United States v. Doe

Summarized by:

  • Court: 9th Circuit Court of Appeals Archives
  • Area(s) of Law: Criminal Law
  • Date Filed: 01-31-2013
  • Case #: 11-10067
  • Judge(s)/Court Below: District Judge Smith for the Court; Circuit Judges Fernandez and Berzon
  • Full Text Opinion

When asserting the affirmative defense of public authority, the defendant bears the burden of proof by a preponderance of the evidence where the crime requires that the defendant acted “knowingly.”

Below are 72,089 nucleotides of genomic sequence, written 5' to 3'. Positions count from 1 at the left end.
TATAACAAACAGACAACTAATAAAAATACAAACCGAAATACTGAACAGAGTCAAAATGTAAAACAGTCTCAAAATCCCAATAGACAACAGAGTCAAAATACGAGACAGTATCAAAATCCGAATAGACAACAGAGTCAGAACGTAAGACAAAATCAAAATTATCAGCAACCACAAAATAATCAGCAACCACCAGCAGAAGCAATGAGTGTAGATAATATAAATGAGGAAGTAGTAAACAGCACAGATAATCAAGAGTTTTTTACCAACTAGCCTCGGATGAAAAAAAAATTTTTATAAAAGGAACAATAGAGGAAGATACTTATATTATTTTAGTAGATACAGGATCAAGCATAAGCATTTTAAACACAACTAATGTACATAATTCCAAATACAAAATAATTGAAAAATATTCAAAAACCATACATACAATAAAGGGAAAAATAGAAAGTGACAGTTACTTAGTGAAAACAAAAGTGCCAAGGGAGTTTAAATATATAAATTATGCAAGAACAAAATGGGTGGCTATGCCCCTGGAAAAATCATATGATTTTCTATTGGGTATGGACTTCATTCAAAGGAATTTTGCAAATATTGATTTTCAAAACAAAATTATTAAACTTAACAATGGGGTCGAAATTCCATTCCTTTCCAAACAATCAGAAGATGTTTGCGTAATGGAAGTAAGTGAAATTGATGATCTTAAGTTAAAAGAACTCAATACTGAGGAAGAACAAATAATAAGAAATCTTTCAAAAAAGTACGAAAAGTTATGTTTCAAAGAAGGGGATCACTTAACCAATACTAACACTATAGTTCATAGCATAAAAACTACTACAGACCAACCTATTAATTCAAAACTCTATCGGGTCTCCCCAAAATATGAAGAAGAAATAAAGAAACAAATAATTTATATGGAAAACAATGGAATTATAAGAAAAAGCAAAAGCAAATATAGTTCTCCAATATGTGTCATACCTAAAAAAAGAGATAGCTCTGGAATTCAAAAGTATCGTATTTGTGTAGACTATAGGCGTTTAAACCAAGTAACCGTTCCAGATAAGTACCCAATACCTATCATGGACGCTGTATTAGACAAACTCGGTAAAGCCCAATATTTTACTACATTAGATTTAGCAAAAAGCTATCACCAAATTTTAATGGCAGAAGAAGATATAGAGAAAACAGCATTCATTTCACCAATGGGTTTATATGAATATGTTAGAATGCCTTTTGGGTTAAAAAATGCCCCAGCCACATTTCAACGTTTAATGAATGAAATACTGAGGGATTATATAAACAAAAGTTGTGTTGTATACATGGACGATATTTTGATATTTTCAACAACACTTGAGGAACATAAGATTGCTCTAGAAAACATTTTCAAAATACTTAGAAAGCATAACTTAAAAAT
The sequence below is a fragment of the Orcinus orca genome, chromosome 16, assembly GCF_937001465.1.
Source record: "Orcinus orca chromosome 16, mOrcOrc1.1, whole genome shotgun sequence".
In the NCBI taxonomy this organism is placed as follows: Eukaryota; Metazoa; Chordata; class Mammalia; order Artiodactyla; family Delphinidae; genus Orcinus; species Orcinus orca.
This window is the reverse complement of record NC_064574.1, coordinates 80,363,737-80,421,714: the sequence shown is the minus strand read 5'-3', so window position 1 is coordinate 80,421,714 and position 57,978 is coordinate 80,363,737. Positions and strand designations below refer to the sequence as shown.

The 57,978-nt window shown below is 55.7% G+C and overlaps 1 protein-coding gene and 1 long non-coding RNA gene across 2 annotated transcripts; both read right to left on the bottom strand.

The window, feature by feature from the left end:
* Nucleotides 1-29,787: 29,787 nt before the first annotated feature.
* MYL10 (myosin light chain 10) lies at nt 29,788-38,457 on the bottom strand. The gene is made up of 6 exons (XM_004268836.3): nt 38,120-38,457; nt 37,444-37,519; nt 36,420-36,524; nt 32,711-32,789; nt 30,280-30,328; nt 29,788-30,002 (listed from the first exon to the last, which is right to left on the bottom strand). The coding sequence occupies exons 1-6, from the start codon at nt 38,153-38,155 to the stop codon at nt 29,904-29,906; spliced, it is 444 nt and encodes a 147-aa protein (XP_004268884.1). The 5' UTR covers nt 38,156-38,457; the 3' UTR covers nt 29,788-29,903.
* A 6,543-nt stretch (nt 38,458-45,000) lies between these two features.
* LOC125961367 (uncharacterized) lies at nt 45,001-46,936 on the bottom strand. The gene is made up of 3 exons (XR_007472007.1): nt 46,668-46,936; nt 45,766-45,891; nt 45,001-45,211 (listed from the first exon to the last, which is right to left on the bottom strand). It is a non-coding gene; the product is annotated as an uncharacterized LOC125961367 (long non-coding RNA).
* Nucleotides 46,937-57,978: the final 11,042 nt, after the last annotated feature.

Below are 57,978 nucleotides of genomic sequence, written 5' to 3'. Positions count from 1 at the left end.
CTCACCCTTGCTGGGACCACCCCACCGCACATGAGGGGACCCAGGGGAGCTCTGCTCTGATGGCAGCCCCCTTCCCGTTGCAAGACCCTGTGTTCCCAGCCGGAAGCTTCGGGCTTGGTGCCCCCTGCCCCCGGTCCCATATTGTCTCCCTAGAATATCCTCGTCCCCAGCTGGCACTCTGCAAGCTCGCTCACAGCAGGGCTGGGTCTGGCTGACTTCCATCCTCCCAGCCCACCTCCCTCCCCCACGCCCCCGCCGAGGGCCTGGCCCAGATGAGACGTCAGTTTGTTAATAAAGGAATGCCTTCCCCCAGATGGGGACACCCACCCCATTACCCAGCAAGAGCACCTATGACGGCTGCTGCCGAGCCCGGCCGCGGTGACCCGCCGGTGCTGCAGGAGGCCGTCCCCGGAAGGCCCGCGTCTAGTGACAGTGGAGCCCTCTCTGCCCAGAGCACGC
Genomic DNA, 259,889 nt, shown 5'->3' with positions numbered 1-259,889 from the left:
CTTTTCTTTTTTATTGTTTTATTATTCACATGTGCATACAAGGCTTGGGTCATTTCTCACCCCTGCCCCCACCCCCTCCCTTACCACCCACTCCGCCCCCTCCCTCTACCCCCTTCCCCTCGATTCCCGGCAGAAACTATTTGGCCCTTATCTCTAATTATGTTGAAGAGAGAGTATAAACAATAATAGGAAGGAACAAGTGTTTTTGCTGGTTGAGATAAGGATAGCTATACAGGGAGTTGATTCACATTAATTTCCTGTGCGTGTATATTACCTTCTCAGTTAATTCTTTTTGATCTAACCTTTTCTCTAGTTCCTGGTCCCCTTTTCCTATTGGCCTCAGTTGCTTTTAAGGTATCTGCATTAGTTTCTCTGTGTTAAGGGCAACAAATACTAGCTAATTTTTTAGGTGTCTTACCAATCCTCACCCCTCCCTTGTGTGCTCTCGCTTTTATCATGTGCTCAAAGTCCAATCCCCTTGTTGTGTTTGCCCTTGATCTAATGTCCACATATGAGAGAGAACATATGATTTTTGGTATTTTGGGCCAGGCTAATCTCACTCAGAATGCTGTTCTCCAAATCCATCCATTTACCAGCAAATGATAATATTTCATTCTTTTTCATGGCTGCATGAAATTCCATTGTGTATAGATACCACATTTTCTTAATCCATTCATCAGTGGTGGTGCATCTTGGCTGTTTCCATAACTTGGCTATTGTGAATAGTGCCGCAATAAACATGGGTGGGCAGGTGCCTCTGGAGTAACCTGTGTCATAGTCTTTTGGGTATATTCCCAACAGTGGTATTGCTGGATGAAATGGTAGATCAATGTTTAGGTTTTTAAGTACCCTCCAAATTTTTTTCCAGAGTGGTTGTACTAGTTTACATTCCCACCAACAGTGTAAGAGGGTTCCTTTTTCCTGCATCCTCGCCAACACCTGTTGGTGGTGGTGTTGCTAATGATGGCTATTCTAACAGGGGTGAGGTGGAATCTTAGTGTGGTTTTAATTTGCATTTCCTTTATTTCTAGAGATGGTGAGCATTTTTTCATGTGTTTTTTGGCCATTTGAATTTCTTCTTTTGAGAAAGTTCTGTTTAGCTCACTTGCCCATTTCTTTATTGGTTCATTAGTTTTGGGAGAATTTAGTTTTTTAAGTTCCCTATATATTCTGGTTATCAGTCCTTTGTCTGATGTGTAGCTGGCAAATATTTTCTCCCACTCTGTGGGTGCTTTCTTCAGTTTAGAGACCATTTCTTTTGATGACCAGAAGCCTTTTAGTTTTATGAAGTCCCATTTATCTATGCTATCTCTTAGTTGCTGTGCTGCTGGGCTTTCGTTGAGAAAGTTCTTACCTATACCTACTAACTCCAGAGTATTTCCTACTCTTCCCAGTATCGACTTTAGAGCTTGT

John Doe attempted to use information that he had received regarding narcotics trafficking to secure safe passage to the United States for himself and his family. He claimed to provide useful information to the Federal Bureau of Investigation (“FBI”); however, when he presented himself as an informant, the government denied that he was working for it. Doe was indicted for two counts of “knowingly and intentionally” conspiring to distribute Schedule II controlled substances and two counts of “knowingly and intentionally possess[ing] with intent to distribute” Schedule II controlled substances. During trial, Doe attempted to use the public authority defense because he had a reasonable belief that he was working for the FBI when he engaged in the criminal activity. Doe’s requested jury instruction included that “the burden was on the government to prove beyond a reasonable doubt that the defendant did not have a reasonable belief” that he was acting as an agent of the government. The government objected, arguing that Dixon v. United States applied, and thus the burden was on Doe to prove the defense by a preponderance of the evidence. The district court ruled that Dixon applied because the public authority defense would not negate any of the elements of the charged offenses. The Ninth Circuit agreed and joined the Sixth and Seventh Circuits in holding that a defendant bears the burden of proof by a preponderance of the evidence when asserting the public authority defense. The Court also held that the district court abused its discretion in denying two discovery requests that might have helped Doe prove his public authority defense, and determined that the sentencing hearing contained numerous procedural violations. Such violations were cumulative and amounted to plain error, requiring that the sentence be vacated. AFFIRMED in part, REVERSED in part, VACATED and REMANDED.

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